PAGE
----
Jesus praises the poor in spirit, those who hunger for justice, those who weep, because they feel alone, without the wealth that would console them in this vale of tears, without the food that would make up for the injustice they have suffered... Assuredly, Jesus does not declare to be happy he to whom all good things flow - riches as well as friends and flatterers - but rather he who, through love of God and men, bears all these insults with faith, constancy and generosity. "Rejoice in that day, and leap for joy, for behold, your reward is great in heaven!"


Poverty, unjust treatment, jeers and mockery, these are what make man happy before God: these are what make him truly blessed! This is the Way, which has now been shown to us by the Divine Master! This is it, and there is no other. It is found at Golgotha, on the Cross of Christ. This is the Way that makes us blessed, and not only in Heaven after death. No, this Way makes us blessed while we are still here on earth, for, at the foot of the Cross, we find Mary, standing, as if she is already resurrected: she is present and acts on behalf of all men and women in order to help them, through the gift of the almighty grace of God!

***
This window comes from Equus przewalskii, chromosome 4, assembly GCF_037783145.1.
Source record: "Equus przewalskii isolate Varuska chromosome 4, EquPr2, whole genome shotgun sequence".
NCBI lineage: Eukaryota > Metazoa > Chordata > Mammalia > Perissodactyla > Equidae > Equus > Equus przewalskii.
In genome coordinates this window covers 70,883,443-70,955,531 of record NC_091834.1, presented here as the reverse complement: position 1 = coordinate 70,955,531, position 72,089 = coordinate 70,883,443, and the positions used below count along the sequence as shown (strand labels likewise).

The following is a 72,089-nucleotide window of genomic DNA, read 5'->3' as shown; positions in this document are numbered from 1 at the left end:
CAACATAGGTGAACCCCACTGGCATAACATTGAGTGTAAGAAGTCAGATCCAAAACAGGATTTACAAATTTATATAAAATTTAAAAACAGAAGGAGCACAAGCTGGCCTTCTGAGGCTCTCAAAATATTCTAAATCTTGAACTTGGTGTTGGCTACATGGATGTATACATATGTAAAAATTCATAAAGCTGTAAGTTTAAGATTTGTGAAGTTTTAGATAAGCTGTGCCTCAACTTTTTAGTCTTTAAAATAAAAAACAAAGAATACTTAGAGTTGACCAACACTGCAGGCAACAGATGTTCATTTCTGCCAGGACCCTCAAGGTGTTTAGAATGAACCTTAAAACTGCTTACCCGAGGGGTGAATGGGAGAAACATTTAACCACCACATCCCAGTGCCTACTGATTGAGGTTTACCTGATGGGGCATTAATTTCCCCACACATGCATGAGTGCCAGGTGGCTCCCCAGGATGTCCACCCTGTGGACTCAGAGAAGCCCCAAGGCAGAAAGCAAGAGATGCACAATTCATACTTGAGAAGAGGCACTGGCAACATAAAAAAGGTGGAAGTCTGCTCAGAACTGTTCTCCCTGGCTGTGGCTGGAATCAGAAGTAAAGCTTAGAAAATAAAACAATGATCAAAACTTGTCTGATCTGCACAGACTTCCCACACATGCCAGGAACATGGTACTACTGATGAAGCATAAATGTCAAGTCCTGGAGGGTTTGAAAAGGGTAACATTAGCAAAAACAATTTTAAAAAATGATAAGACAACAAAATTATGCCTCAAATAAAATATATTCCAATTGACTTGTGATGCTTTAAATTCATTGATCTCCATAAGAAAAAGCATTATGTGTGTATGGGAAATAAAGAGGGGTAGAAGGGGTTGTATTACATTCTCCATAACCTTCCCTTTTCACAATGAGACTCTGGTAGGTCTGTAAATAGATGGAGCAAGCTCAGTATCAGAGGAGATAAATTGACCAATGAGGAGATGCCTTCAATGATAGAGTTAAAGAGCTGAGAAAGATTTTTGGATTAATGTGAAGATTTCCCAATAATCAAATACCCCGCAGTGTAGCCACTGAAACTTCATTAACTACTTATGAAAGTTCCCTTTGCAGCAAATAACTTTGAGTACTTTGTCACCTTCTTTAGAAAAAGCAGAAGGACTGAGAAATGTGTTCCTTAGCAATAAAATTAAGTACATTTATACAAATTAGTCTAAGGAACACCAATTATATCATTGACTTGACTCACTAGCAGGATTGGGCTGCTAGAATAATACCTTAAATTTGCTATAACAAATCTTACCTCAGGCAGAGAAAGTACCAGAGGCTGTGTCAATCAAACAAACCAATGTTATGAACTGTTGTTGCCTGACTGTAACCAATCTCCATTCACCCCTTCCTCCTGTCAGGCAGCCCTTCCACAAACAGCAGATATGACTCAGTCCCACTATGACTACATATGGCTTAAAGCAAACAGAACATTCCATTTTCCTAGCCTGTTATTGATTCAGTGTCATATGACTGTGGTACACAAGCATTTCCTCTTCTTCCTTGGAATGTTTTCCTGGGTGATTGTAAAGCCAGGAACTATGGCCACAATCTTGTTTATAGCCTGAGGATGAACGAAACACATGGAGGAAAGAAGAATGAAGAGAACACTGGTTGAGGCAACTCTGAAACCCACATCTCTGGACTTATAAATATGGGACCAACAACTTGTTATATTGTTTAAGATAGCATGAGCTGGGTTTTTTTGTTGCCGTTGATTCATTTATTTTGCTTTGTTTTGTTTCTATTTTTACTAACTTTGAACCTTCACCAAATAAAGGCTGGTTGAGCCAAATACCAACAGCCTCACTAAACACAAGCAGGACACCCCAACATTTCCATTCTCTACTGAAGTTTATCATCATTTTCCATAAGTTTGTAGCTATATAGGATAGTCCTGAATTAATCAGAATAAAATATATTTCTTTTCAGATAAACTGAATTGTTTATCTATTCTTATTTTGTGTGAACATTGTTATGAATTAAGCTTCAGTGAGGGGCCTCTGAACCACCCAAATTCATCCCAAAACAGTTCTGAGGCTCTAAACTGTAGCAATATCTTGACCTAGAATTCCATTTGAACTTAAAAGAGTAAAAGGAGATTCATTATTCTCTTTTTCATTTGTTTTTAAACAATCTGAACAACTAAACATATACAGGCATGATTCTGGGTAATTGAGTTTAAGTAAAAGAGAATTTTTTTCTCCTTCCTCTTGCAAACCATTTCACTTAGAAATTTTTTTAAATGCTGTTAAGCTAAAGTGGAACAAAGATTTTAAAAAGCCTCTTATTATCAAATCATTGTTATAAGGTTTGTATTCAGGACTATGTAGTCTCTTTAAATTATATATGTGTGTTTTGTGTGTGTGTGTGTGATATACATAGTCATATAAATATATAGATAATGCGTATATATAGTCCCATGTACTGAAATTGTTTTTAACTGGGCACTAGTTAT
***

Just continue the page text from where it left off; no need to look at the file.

"But woe to you that are rich, for you have received your consolation. Woe to you that are full now, for you shall hunger. Woe to you that laugh now, for you shall mourn and weep. Woe to you, when all men speak well of you, for so their fathers did to the false prophets."


Jesus continuous to teach his disciples and, in his discourse, the word "happy" is now replaced by the word "woe", "woe", "woe"... There is no other word to describe the terrible reality of someone who does not follow the Way shown to us by the Master... What bitterness in these few words! Is the soul of the Lord not already filled with the repugnance he will feel on the eve of his Passion, in the garden of Gethsemane? Do we not already hear the cry of distress that Jesus shouted out on the cross of Calvary: "My God, my God, why hast thou forsaken me?" (Mt. 27:46)


We shall soon receive within us Jesus in his sacrament. That will be the best moment for us to ask him to make us truly happy, not as we understand it, according to our petty idea of "happiness", but rather as the Lord wants us to share in that beatitude which is his for all eternity. May today's Eucharist make us already resurrected!